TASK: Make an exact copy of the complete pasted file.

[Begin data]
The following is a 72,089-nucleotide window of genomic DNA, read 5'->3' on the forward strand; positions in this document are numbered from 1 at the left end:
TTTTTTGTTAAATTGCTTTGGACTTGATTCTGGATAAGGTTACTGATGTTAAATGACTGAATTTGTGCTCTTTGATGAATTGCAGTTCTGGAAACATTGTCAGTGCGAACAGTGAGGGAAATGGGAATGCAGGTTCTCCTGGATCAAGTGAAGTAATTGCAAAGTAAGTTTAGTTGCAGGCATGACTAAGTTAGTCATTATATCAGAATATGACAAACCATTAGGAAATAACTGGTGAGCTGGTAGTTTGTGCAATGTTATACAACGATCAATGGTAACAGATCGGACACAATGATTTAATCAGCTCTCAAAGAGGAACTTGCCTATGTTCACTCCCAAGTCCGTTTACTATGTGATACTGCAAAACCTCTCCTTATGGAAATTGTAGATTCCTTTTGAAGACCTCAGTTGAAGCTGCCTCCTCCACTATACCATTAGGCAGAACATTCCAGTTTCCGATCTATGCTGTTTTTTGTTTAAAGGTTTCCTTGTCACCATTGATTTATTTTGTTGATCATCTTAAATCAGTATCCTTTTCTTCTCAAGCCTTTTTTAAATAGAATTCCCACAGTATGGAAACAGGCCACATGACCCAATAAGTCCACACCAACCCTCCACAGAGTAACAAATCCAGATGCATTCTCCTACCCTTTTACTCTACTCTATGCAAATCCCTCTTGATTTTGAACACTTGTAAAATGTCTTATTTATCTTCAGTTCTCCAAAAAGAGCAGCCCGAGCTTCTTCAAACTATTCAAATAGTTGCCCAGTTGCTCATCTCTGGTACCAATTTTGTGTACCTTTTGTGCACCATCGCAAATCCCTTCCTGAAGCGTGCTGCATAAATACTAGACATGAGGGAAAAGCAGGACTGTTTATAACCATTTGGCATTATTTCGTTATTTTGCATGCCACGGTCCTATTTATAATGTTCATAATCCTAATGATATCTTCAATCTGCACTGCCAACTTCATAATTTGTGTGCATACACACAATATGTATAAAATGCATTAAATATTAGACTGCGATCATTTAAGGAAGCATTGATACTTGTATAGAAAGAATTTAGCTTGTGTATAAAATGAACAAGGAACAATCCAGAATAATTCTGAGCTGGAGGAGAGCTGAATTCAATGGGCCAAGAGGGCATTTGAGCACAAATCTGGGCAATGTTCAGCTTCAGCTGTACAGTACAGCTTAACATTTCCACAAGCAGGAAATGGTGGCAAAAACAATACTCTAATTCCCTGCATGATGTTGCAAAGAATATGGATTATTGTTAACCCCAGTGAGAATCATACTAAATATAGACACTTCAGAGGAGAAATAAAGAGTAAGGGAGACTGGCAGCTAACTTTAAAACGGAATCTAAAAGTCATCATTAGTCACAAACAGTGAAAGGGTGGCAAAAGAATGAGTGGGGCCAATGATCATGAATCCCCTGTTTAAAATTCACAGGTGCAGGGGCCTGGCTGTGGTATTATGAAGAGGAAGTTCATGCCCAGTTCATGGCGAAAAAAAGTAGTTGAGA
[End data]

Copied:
The following is a 72,089-nucleotide window of genomic DNA, read 5'->3' on the forward strand; positions in this document are numbered from 1 at the left end:
TTTTTTGTTAAATTGCTTTGGACTTGATTCTGGATAAGGTTACTGATGTTAAATGACTGAATTTGTGCTCTTTGATGAATTGCAGTTCTGGAAACATTGTCAGTGCGAACAGTGAGGGAAATGGGAATGCAGGTTCTCCTGGATCAAGTGAAGTAATTGCAAAGTAAGTTTAGTTGCAGGCATGACTAAGTTAGTCATTATATCAGAATATGACAAACCATTAGGAAATAACTGGTGAGCTGGTAGTTTGTGCAATGTTATACAACGATCAATGGTAACAGATCGGACACAATGATTTAATCAGCTCTCAAAGAGGAACTTGCCTATGTTCACTCCCAAGTCCGTTTACTATGTGATACTGCAAAACCTCTCCTTATGGAAATTGTAGATTCCTTTTGAAGACCTCAGTTGAAGCTGCCTCCTCCACTATACCATTAGGCAGAACATTCCAGTTTCCGATCTATGCTGTTTTTTGTTTAAAGGTTTCCTTGTCACCATTGATTTATTTTGTTGATCATCTTAAATCAGTATCCTTTTCTTCTCAAGCCTTTTTTAAATAGAATTCCCACAGTATGGAAACAGGCCACATGACCCAATAAGTCCACACCAACCCTCCACAGAGTAACAAATCCAGATGCATTCTCCTACCCTTTTACTCTACTCTATGCAAATCCCTCTTGATTTTGAACACTTGTAAAATGTCTTATTTATCTTCAGTTCTCCAAAAAGAGCAGCCCGAGCTTCTTCAAACTATTCAAATAGTTGCCCAGTTGCTCATCTCTGGTACCAATTTTGTGTACCTTTTGTGCACCATCGCAAATCCCTTCCTGAAGCGTGCTGCATAAATACTAGACATGAGGGAAAAGCAGGACTGTTTATAACCATTTGGCATTATTTCGTTATTTTGCATGCCACGGTCCTATTTATAATGTTCATAATCCTAATGATATCTTCAATCTGCACTGCCAACTTCATAATTTGTGTGCATACACACAATATGTATAAAATGCATTAAATATTAGACTGCGATCATTTAAGGAAGCATTGATACTTGTATAGAAAGAATTTAGCTTGTGTATAAAATGAACAAGGAACAATCCAGAATAATTCTGAGCTGGAGGAGAGCTGAATTCAATGGGCCAAGAGGGCATTTGAGCACAAATCTGGGCAATGTTCAGCTTCAGCTGTACAGTACAGCTTAACATTTCCACAAGCAGGAAATGGTGGCAAAAACAATACTCTAATTCCCTGCATGATGTTGCAAAGAATATGGATTATTGTTAACCCCAGTGAGAATCATACTAAATATAGACACTTCAGAGGAGAAATAAAGAGTAAGGGAGACTGGCAGCTAACTTTAAAACGGAATCTAAAAGTCATCATTAGTCACAAACAGTGAAAGGGTGGCAAAAGAATGAGTGGGGCCAATGATCATGAATCCCCTGTTTAAAATTCACAGGTGCAGGGGCCTGGCTGTGGTATTATGAAGAGGAAGTTCATGCCCAGTTCATGGCGAAAAAAAGTAGTTGAGA